Notes 1/19: Binance Drinks Bitzlato, DCG Falls Apart

It was not the allegations of “rampant” wash trading. It was not the absence of proper audits or the *snigger* decentralized chief financial officer. It was not the presence of an unregulated stablecoin or a useless security token masquerading as a utility coin on its exchange.

Eventually, it was Binance’s brush with crypto exchange Bitzlato that brought the world’s biggest crypto trading exchange by volume under the scanner of U.S. authorities.

Yesterday, FinCen named Binance as the biggest counterparty to the exchange in an enforcement action brought against it. Binance said it was pleased to have provided “substantial assistance” to authorities.

Not Your Coffee, Not Your Crypto

For those wondering, Bitzlato is not what you get when you pay for your coffee with Bitcoin at the local Starbucks. It is a Hong Kong-based exchange that has been charged with money laundering by the Department of Justice. According to them, it allegedly laundered more than $700 million in cryptocurrencies and received more than $15 million in ransomware proceeds.

Its founder, Anatoly Legkodymov, was arrested on Tuesday night in Miami. Like the exchange itself, there is not much record of Legkodymov online. Some sleuths have dug out an old posting he made on the bitcointalk forum. In the Twitter posting, which has been deleted, he comes across “as an idiot” because he claims that bitcoin was downloaded to his wallet even after Mt. Gox was hacked.

The DoJ had cultivated mystery about the enforcement action against a major player in crypto and crypto Twitter was all ago, waiting with bated breath in anticipation of the next big player to collapse in an ecosystem that is swiftly unraveling under the weight of its own lies. The announcement that it was Bitzlato, an exchange that no one had heard of until yesterday, turned to be an anticlimax.

Naturally, crypto Twitter went to town on the announcement.  

DCG Retains Spotlight

A big name that is in danger of tumbling over is the Digital Currency Group (DCG). As I wrote yesterday, two of its divisions are reported to be facing serious problems. The list seems to have expanded today. CoinDesk, its media division, is reportedly in talks with an investment bank to sell itself for as much as $200 million. DCG purchased the site for $500,000 in 2016.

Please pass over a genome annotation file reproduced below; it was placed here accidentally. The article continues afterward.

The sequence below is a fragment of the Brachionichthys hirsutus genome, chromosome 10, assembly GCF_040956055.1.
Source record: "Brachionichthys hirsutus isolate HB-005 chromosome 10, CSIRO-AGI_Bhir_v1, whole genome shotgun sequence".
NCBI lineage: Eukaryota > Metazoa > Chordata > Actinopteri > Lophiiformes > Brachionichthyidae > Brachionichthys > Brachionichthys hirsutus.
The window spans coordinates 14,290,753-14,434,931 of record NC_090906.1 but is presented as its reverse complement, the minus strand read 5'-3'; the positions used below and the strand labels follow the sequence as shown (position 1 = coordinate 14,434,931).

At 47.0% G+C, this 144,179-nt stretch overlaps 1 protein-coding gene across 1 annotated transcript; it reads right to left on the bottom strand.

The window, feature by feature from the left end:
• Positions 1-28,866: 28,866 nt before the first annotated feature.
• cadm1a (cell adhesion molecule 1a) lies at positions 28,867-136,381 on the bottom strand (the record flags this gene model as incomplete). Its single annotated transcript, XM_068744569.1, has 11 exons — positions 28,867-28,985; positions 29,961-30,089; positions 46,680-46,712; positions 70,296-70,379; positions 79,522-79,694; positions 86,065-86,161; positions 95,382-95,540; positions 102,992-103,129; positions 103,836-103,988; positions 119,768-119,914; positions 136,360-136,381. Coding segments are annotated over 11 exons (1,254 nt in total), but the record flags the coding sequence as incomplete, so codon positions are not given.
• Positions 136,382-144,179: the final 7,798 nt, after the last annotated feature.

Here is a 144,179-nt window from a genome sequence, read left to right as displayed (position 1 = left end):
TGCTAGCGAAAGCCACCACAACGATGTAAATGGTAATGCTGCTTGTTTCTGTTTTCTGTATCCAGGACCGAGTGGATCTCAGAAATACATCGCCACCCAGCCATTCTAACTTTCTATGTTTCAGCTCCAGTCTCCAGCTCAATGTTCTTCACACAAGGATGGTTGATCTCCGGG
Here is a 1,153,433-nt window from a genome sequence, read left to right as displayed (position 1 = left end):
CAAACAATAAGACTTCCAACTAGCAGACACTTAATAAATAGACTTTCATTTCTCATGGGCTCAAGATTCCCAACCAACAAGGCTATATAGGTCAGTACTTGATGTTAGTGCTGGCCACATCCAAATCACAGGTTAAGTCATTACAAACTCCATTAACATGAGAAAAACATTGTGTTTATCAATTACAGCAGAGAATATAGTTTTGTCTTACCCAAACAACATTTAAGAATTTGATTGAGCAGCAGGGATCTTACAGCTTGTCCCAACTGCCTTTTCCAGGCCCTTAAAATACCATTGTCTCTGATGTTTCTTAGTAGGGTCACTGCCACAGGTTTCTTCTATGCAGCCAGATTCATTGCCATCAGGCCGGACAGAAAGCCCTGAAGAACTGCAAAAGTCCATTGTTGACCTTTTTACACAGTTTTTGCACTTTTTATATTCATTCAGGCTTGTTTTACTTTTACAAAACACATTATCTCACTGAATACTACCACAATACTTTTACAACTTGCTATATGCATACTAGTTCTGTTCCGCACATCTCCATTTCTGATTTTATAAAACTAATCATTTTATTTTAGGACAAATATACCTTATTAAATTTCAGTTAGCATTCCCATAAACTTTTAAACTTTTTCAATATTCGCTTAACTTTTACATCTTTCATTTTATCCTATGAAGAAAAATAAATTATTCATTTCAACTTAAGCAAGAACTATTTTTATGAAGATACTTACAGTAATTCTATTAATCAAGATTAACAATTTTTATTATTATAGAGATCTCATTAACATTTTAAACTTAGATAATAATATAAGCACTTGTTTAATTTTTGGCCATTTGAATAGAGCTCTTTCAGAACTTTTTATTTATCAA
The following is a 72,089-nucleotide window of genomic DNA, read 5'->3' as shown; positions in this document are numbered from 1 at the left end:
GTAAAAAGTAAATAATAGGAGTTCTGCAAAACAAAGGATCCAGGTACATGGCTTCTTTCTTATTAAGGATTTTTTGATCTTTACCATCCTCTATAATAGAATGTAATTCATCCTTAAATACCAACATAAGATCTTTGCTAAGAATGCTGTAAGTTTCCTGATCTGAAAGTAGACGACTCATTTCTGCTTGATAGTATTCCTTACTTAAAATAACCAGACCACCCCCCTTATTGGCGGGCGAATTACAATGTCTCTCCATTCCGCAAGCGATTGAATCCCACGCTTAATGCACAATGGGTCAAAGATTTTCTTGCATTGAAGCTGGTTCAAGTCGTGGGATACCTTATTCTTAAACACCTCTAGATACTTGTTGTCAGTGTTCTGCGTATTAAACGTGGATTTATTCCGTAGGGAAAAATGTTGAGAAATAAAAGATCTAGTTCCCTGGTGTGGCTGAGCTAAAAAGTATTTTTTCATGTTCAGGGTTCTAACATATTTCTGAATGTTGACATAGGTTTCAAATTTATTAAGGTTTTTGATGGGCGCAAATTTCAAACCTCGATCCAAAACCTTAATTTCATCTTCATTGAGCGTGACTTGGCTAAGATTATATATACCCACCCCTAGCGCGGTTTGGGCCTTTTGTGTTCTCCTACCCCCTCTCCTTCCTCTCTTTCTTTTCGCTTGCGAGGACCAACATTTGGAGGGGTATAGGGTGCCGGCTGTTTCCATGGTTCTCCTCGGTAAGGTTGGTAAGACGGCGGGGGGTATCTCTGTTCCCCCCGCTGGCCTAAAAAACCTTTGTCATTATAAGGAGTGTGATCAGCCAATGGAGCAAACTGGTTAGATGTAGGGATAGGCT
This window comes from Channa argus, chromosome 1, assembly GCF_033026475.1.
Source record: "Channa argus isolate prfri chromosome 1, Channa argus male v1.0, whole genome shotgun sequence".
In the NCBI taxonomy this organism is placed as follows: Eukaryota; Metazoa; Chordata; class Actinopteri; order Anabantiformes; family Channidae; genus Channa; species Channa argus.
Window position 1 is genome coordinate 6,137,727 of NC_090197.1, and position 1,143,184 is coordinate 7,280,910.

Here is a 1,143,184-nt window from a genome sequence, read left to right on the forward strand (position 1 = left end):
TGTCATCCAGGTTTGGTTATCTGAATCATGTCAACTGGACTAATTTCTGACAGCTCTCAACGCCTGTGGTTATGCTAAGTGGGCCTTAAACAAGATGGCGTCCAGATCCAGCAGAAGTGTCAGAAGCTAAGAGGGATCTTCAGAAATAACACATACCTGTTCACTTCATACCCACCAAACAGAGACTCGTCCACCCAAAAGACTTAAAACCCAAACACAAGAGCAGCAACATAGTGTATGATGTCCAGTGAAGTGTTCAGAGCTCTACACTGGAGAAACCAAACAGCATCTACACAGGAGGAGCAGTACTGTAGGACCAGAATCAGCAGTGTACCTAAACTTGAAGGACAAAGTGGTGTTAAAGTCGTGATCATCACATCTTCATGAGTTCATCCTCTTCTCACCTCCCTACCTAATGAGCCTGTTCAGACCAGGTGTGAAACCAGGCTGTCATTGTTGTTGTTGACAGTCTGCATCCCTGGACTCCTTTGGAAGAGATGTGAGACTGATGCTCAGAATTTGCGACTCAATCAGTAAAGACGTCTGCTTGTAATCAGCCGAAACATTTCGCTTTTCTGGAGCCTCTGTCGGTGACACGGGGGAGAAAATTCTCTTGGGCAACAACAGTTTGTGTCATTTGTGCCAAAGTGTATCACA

Genesis, its trading and lending division, is said to be exploring a prepackaged bankruptcy that will allow its creditors to buy up stake in the company, thereby thickening the already murky soup of related entities that make up a small crypto ecosystem.

Grayscale, operator of the world’s biggest publicly traded investment vehicle for bitcoin, is under pressure to liquidate its bitcoin trust or offer a way out to its shareholders to redeem their holdings.

What Challenges for Foundry?

In its report, the WSJ states that other businesses within the DCG umbrella “also face significant challenges.” The nature of those challenges is not made clear and, indeed, one would say suspect. Texas-based Foundry has the biggest hash rate among bitcoin miners, meaning it has the scale to withstand a precipitous drop in its price. The recent crypto winter, which has driven smaller outfits out of business, has helped it acquire competitors.

What’s more, Bitcoin price has been on an upward trajectory in recent weeks. That should be good news for miners whose profits and operations depend on sale of their coins in crypto markets. What problems at Foundry, then?

But then facts or numbers don’t count for much in cryptocurrencies.

Will DCG’s Fall Affect Crypto?

In a recent interview, Meltem Demirors, chief strategy officer at investment and trading firm CoinShares, said there were no more “pockets of forced selling” for bitcoin that might affect its price.

DCG, and its stash of bitcoin at Genesis and Grayscale’s GBTC [according to data, the largest holder of bitcoin among publicly traded companies] could have been a potential pocket. In fact, sale of GBTC’s bitcoin may induce a catastrophic drop in its price. Shareholders and customers should also forget about getting their coins back. They have already signed away the rights to their bitcoin.  

Bitcoin Price

One would have thought that news of major enforcement action would be enough to drive down prices for bitcoin. But that doesn’t seem to be happening. Bitcoin is holding steady in the $20,000 range. As of this writing, Bitcoin is changing hands at $20,887, relatively unchanged from its price yesterday. In the past, enforcement action against bitcoin businesses caused selloffs in the cryptocurrency.

But investors and Binance – the exchange with the biggest trading volumes for the cryptocurrency and one of the parties named in the charges by authorities – are still sticking around.

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